Mark Twain once tried to distinguish between the storyteller’s art and tales that a machine could generate. He observed that stringing “incongruities and absurdities together in a wandering and sometimes purposeless way, and seem innocently unaware that they are absurdities,” was the province of the American storyteller. A machine might imitate simple formulas behind yarns, but never quite master them.
The Pentagon’s freewheeling research arm is hoping to prove Twain wrong. Darpa is asking scientists to “take narratives and make them quantitatively analyzable in a rigorous, transparent and repeatable fashion.” The idea is to detect terrorists who have been indoctrinated by propaganda. Then, the Pentagon can respond with some messages of its own.
The program is called “Narrative Networks.” By understanding how stories have shaped your mind, the Pentagon hopes to sniff out who has fallen prey to dangerous ideas, a neuroscience researcher involved in the project tells Danger Room. With this knowledge, the military can also target groups vulnerable to terrorists’ recruiting tactics with its own counter-messaging.
“Stories are important in security contexts,” Darpa said in an Oct. 7 solicitation for research proposals. Stories “change the course of insurgencies, frame negotiations, play a role in political radicalization, influence the methods and goals of violent social movements.” The desire to study narratives has been simmering for a while in the Defense Department. A Darpa workshop in April to discuss the “neurobiology of narratives” added momentum to this project.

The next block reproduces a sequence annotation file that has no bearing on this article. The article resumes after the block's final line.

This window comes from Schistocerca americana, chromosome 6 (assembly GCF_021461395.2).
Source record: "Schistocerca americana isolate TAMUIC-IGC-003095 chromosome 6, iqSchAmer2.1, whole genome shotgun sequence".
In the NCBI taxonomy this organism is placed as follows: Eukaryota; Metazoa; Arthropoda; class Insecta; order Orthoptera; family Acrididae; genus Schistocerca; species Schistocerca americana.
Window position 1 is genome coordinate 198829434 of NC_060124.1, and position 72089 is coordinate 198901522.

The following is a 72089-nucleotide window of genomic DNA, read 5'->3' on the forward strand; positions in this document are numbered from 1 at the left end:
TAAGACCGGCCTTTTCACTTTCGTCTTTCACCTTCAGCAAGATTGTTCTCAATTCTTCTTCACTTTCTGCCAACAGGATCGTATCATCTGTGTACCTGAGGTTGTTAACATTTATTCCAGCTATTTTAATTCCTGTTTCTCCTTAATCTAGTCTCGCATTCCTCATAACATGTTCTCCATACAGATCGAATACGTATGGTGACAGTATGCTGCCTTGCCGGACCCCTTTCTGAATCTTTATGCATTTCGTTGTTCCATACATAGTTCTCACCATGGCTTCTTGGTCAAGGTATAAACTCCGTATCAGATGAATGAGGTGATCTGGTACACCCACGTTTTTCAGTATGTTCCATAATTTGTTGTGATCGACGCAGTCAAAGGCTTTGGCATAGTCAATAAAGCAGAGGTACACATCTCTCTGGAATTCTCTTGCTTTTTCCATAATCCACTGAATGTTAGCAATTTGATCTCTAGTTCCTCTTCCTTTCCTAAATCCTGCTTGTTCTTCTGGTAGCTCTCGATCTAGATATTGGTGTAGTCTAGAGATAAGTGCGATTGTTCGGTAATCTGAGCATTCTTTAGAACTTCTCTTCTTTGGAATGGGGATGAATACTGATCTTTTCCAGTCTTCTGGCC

In the first 18-month phase of the program, the Pentagon wants researchers to study how stories infiltrate social networks and alter our brain circuits. One of the stipulated research goals: to “explore the function narratives serve in the process of political radicalization and how they can influence a person or group’s choice of means (such as indiscriminant violence) to achieve political ends.”
Once scientists have perfected the science of how stories affect our neurochemistry, they will develop tools to “detect narrative influence.” These tools will enable “prevention of negative behavioral outcomes … and generation of positive behavioral outcomes, such as building trust.” In other words, the tools will be used to detect who’s been controlled by subversive ideologies, better allowing the military to drown out that message and win people onto their side.
“The government is already trying to control the message, so why not have the science to do it in a systematic way?” said the researcher familiar with the project.
When the project enters into a second 18-month phase, it’ll use the research gathered to build “optimized prototype technologies in the form of documents, software, hardware and devices.” What will these be? Existing technology can carry out micro-facial feature analysis, and measure the dilation of blood vessels and eye pupils. MRI machines can determine which parts of your brain is lighting up when it responds to stories. Darpa wants to do even better.
In fact, it’s calling for devices that detect the influence of stories in unseen ways. “Efforts that rely solely on standoff/non-invasive/non-detectable sensors are highly encouraged,” the solicitation reads.
Forget lie detectors; invisible propaganda-detectors are the future.
Photo: Wikimedia Commons